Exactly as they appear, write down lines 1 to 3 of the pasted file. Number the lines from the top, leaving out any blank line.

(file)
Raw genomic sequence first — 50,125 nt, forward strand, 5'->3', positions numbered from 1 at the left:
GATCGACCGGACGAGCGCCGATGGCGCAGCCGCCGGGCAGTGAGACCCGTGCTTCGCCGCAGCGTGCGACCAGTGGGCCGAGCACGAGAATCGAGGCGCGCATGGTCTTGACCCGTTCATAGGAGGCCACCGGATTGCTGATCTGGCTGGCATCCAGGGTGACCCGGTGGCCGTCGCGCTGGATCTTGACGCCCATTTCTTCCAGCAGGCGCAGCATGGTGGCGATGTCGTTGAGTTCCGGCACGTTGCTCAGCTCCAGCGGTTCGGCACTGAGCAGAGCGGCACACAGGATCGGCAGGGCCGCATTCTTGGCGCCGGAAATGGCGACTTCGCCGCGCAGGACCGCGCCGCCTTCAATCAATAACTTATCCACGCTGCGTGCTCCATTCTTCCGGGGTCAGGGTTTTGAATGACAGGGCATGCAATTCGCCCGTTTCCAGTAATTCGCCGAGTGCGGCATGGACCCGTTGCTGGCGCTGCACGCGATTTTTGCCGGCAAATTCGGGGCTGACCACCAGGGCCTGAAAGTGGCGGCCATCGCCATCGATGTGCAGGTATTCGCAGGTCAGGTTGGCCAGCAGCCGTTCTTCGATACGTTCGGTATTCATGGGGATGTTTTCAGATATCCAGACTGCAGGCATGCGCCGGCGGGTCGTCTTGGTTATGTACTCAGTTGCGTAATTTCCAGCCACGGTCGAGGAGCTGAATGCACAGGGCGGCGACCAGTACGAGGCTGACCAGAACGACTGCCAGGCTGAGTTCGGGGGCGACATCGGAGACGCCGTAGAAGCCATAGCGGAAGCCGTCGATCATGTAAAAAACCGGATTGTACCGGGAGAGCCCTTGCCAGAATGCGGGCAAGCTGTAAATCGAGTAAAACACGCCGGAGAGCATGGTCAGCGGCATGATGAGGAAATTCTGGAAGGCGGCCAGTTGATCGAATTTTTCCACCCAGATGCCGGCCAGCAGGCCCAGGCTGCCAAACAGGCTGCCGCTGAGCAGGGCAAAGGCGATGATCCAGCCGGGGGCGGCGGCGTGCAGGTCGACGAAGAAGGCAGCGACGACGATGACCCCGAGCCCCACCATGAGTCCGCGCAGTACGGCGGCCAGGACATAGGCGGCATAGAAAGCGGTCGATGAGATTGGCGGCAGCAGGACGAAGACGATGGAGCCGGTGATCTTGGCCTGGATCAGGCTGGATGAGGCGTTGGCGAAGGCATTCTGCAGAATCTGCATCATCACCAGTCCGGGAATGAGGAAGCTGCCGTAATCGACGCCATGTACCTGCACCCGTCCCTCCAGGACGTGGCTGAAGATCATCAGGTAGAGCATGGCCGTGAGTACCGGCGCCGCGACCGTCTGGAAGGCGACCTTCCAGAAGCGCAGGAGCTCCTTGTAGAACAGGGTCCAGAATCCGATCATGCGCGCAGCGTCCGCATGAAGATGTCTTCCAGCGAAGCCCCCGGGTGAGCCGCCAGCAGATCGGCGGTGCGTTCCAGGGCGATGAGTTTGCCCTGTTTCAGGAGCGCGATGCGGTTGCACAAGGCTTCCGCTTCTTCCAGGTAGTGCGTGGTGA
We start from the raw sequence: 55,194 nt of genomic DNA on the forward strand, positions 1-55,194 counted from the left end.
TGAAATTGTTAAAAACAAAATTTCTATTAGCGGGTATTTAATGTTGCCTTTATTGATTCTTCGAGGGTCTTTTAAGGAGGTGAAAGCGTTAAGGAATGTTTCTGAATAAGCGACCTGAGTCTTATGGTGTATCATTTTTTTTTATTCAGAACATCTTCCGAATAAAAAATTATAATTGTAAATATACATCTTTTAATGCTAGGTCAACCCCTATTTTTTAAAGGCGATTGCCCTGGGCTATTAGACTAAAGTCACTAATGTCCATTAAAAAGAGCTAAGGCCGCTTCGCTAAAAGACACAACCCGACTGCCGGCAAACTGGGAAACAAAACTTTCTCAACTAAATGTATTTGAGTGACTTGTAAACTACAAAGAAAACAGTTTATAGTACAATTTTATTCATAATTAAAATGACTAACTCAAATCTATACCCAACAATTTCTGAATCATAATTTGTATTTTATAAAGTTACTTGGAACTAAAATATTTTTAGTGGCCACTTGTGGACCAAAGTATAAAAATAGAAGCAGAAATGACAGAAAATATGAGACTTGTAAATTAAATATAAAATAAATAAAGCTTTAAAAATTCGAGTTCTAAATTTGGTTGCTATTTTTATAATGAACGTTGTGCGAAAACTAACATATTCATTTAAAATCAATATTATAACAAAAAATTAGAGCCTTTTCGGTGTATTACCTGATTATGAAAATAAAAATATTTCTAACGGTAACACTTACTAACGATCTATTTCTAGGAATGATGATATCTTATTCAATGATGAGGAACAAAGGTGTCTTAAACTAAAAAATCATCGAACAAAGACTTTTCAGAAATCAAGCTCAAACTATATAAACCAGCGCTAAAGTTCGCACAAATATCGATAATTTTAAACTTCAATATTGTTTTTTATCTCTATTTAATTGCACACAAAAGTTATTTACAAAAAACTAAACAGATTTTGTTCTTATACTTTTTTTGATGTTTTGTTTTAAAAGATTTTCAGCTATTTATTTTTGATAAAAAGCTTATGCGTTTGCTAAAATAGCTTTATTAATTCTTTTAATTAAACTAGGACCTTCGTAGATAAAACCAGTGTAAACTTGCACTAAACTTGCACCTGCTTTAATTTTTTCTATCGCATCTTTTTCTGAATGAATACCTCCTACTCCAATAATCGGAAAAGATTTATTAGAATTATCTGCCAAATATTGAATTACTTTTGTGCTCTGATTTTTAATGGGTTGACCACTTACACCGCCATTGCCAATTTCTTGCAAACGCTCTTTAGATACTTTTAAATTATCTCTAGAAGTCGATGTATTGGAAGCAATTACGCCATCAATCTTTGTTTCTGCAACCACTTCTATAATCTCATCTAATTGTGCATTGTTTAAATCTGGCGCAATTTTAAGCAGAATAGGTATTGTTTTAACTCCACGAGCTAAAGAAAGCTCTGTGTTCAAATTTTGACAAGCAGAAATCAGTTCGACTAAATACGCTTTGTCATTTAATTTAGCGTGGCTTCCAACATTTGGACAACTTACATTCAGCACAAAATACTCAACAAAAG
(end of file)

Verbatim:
Raw genomic sequence first — 50,125 nt, forward strand, 5'->3', positions numbered from 1 at the left:
GATCGACCGGACGAGCGCCGATGGCGCAGCCGCCGGGCAGTGAGACCCGTGCTTCGCCGCAGCGTGCGACCAGTGGGCCGAGCACGAGAATCGAGGCGCGCATGGTCTTGACCCGTTCATAGGAGGCCACCGGATTGCTGATCTGGCTGGCATCCAGGGTGACCCGGTGGCCGTCGCGCTGGATCTTGACGCCCATTTCTTCCAGCAGGCGCAGCATGGTGGCGATGTCGTTGAGTTCCGGCACGTTGCTCAGCTCCAGCGGTTCGGCACTGAGCAGAGCGGCACACAGGATCGGCAGGGCCGCATTCTTGGCGCCGGAAATGGCGACTTCGCCGCGCAGGACCGCGCCGCCTTCAATCAATAACTTATCCACGCTGCGTGCTCCATTCTTCCGGGGTCAGGGTTTTGAATGACAGGGCATGCAATTCGCCCGTTTCCAGTAATTCGCCGAGTGCGGCATGGACCCGTTGCTGGCGCTGCACGCGATTTTTGCCGGCAAATTCGGGGCTGACCACCAGGGCCTGAAAGTGGCGGCCATCGCCATCGATGTGCAGGTATTCGCAGGTCAGGTTGGCCAGCAGCCGTTCTTCGATACGTTCGGTATTCATGGGGATGTTTTCAGATATCCAGACTGCAGGCATGCGCCGGCGGGTCGTCTTGGTTATGTACTCAGTTGCGTAATTTCCAGCCACGGTCGAGGAGCTGAATGCACAGGGCGGCGACCAGTACGAGGCTGACCAGAACGACTGCCAGGCTGAGTTCGGGGGCGACATCGGAGACGCCGTAGAAGCCATAGCGGAAGCCGTCGATCATGTAAAAAACCGGATTGTACCGGGAGAGCCCTTGCCAGAATGCGGGCAAGCTGTAAATCGAGTAAAACACGCCGGAGAGCATGGTCAGCGGCATGATGAGGAAATTCTGGAAGGCGGCCAGTTGATCGAATTTTTCCACCCAGATGCCGGCCAGCAGGCCCAGGCTGCCAAACAGGCTGCCGCTGAGCAGGGCAAAGGCGATGATCCAGCCGGGGGCGGCGGCGTGCAGGTCGACGAAGAAGGCAGCGACGACGATGACCCCGAGCCCCACCATGAGTCCGCGCAGTACGGCGGCCAGGACATAGGCGGCATAGAAAGCGGTCGATGAGATTGGCGGCAGCAGGACGAAGACGATGGAGCCGGTGATCTTGGCCTGGATCAGGCTGGATGAGGCGTTGGCGAAGGCATTCTGCAGAATCTGCATCATCACCAGTCCGGGAATGAGGAAGCTGCCGTAATCGACGCCATGTACCTGCACCCGTCCCTCCAGGACGTGGCTGAAGATCATCAGGTAGAGCATGGCCGTGAGTACCGGCGCCGCGACCGTCTGGAAGGCGACCTTCCAGAAGCGCAGGAGCTCCTTGTAGAACAGGGTCCAGAATCCGATCATGCGCGCAGCGTCCGCATGAAGATGTCTTCCAGCGAAGCCCCCGGGTGAGCCGCCAGCAGATCGGCGGTGCGTTCCAGGGCGATGAGTTTGCCCTGTTTCAGGAGCGCGATGCGGTTGCACAAGGCTTCCGCTTCTTCCAGGTAGTGCGTGGTGA
We start from the raw sequence: 55,194 nt of genomic DNA on the forward strand, positions 1-55,194 counted from the left end.